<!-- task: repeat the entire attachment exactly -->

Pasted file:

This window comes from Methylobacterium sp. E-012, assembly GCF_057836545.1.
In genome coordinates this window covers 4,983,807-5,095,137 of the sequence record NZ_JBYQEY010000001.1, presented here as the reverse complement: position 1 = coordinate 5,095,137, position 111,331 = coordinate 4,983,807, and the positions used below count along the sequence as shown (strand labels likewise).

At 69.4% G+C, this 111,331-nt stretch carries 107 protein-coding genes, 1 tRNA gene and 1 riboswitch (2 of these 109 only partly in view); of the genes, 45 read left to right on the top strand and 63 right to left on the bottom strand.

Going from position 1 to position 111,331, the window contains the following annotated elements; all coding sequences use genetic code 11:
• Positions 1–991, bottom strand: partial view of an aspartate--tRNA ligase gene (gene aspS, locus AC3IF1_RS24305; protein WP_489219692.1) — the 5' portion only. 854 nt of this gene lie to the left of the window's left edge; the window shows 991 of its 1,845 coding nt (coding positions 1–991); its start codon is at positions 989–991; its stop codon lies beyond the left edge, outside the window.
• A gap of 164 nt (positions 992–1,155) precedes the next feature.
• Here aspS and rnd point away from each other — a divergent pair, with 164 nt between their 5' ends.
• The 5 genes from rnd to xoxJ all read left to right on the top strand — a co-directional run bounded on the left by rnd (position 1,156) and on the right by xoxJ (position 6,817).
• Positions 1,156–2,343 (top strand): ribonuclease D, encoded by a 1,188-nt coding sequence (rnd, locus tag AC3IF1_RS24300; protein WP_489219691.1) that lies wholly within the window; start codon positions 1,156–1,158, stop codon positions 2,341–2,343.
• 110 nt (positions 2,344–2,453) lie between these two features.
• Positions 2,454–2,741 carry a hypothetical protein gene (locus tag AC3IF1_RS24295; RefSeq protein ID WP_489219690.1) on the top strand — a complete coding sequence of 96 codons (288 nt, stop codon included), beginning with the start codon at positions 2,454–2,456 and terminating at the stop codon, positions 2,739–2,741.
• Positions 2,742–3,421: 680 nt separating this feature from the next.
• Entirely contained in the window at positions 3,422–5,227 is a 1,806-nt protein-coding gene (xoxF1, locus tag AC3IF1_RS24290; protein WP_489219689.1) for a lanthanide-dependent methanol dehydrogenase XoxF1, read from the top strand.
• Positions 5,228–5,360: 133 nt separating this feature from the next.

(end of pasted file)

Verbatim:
This window comes from Methylobacterium sp. E-012, assembly GCF_057836545.1.
In genome coordinates this window covers 4,983,807-5,095,137 of the sequence record NZ_JBYQEY010000001.1, presented here as the reverse complement: position 1 = coordinate 5,095,137, position 111,331 = coordinate 4,983,807, and the positions used below count along the sequence as shown (strand labels likewise).

At 69.4% G+C, this 111,331-nt stretch carries 107 protein-coding genes, 1 tRNA gene and 1 riboswitch (2 of these 109 only partly in view); of the genes, 45 read left to right on the top strand and 63 right to left on the bottom strand.

Going from position 1 to position 111,331, the window contains the following annotated elements; all coding sequences use genetic code 11:
• Positions 1–991, bottom strand: partial view of an aspartate--tRNA ligase gene (gene aspS, locus AC3IF1_RS24305; protein WP_489219692.1) — the 5' portion only. 854 nt of this gene lie to the left of the window's left edge; the window shows 991 of its 1,845 coding nt (coding positions 1–991); its start codon is at positions 989–991; its stop codon lies beyond the left edge, outside the window.
• A gap of 164 nt (positions 992–1,155) precedes the next feature.
• Here aspS and rnd point away from each other — a divergent pair, with 164 nt between their 5' ends.
• The 5 genes from rnd to xoxJ all read left to right on the top strand — a co-directional run bounded on the left by rnd (position 1,156) and on the right by xoxJ (position 6,817).
• Positions 1,156–2,343 (top strand): ribonuclease D, encoded by a 1,188-nt coding sequence (rnd, locus tag AC3IF1_RS24300; protein WP_489219691.1) that lies wholly within the window; start codon positions 1,156–1,158, stop codon positions 2,341–2,343.
• 110 nt (positions 2,344–2,453) lie between these two features.
• Positions 2,454–2,741 carry a hypothetical protein gene (locus tag AC3IF1_RS24295; RefSeq protein ID WP_489219690.1) on the top strand — a complete coding sequence of 96 codons (288 nt, stop codon included), beginning with the start codon at positions 2,454–2,456 and terminating at the stop codon, positions 2,739–2,741.
• Positions 2,742–3,421: 680 nt separating this feature from the next.
• Entirely contained in the window at positions 3,422–5,227 is a 1,806-nt protein-coding gene (xoxF1, locus tag AC3IF1_RS24290; protein WP_489219689.1) for a lanthanide-dependent methanol dehydrogenase XoxF1, read from the top strand.
• Positions 5,228–5,360: 133 nt separating this feature from the next.